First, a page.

McCulloch v Forth Valley Health Board  UKSC 26, the Supreme Court clarifies the meaning of ‘reasonable alternative treatment’
The Supreme Court today handed down an important decision in McCulloch v Forth Valley Health Board concerning a doctor’s duty to obtain a patient’s informed consent to treatment, which clarifies the meaning of the words “reasonable alternative or variant treatments” in Montgomery v Lanarkshire Health Board  UKSC 11.
The Court was faced with a dispute as to whether a particular treatment is a “reasonable alternative” is a matter of professional skill and judgment to be assessed by applying the Bolam test, or whether it is a matter to be determined unshackled from Bolam, and by reference to the circumstances, objectives and values of the individual patient.
The Court unanimously held that whether a treatment is a reasonable alternative is to be determined by application of the professional practice test (i.e. Bolam, as qualified by Bolitho). The Court therefore confirmed that:
- A doctor cannot simply inform a patient about the treatment option or options that the doctor himself or herself prefers.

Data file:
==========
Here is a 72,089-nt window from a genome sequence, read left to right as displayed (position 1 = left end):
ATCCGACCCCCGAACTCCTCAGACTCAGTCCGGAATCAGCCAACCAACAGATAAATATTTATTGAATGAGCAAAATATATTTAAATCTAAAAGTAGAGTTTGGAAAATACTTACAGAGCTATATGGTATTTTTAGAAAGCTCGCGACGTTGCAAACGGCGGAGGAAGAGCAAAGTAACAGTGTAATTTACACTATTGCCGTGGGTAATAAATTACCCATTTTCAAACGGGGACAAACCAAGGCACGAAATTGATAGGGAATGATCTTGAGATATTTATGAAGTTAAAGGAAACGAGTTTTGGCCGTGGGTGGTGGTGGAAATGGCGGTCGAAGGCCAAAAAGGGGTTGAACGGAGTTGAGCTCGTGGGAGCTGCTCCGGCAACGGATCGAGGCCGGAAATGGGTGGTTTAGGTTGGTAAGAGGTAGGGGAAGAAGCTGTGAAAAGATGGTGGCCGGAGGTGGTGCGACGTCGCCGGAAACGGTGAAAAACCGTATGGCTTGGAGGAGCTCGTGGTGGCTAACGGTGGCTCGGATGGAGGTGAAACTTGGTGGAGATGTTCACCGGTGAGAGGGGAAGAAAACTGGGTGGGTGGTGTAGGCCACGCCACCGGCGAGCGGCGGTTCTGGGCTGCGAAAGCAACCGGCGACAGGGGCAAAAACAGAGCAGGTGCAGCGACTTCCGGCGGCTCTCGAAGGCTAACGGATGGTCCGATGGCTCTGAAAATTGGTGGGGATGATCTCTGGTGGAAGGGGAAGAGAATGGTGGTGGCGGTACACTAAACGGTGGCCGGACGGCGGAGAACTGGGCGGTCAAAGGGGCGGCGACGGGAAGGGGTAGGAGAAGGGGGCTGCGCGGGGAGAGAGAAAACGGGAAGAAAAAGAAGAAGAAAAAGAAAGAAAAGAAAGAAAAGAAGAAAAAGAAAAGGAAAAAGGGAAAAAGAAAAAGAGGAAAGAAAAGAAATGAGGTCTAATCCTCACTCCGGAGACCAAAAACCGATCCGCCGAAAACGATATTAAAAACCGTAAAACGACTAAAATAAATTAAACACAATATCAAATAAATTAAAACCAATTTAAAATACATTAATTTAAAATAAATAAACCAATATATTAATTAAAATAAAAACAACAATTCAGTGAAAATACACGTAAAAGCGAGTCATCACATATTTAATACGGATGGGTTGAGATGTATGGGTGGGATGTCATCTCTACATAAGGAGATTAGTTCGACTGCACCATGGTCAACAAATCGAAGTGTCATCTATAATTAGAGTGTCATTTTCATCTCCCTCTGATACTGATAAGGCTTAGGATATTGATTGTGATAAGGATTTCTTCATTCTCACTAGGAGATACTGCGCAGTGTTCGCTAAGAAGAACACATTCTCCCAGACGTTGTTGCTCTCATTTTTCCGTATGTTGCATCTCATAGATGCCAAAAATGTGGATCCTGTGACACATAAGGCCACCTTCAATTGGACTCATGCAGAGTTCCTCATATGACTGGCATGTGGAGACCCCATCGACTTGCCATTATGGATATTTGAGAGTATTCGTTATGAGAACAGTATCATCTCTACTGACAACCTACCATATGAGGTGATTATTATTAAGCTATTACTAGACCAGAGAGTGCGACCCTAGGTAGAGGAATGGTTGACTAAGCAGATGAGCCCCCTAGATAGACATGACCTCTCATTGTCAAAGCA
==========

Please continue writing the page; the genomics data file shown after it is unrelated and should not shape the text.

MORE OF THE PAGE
- Instead, once a range of reasonable treatments have been identified, absent any indication from the patient to the contrary, the doctor must explain all of those alternatives (and the risks involved) to the patient. However, the doctor is not obliged to tell a patient about treatments which the doctor does not consider to be reasonable (i.e. clinically appropriate), to be judged by applying the professional practice test.
- A doctor is not obliged to tell a patient about treatments that the doctor does not consider reasonable (applying the professional practice test), even where the doctor is aware of an alternative body of opinion which considers the treatment to be reasonable.
An article containing a detailed review of the decision is available here.
David Myhill, with Ewen Campbell and led by Una Doherty KC appeared for the successful Respondent.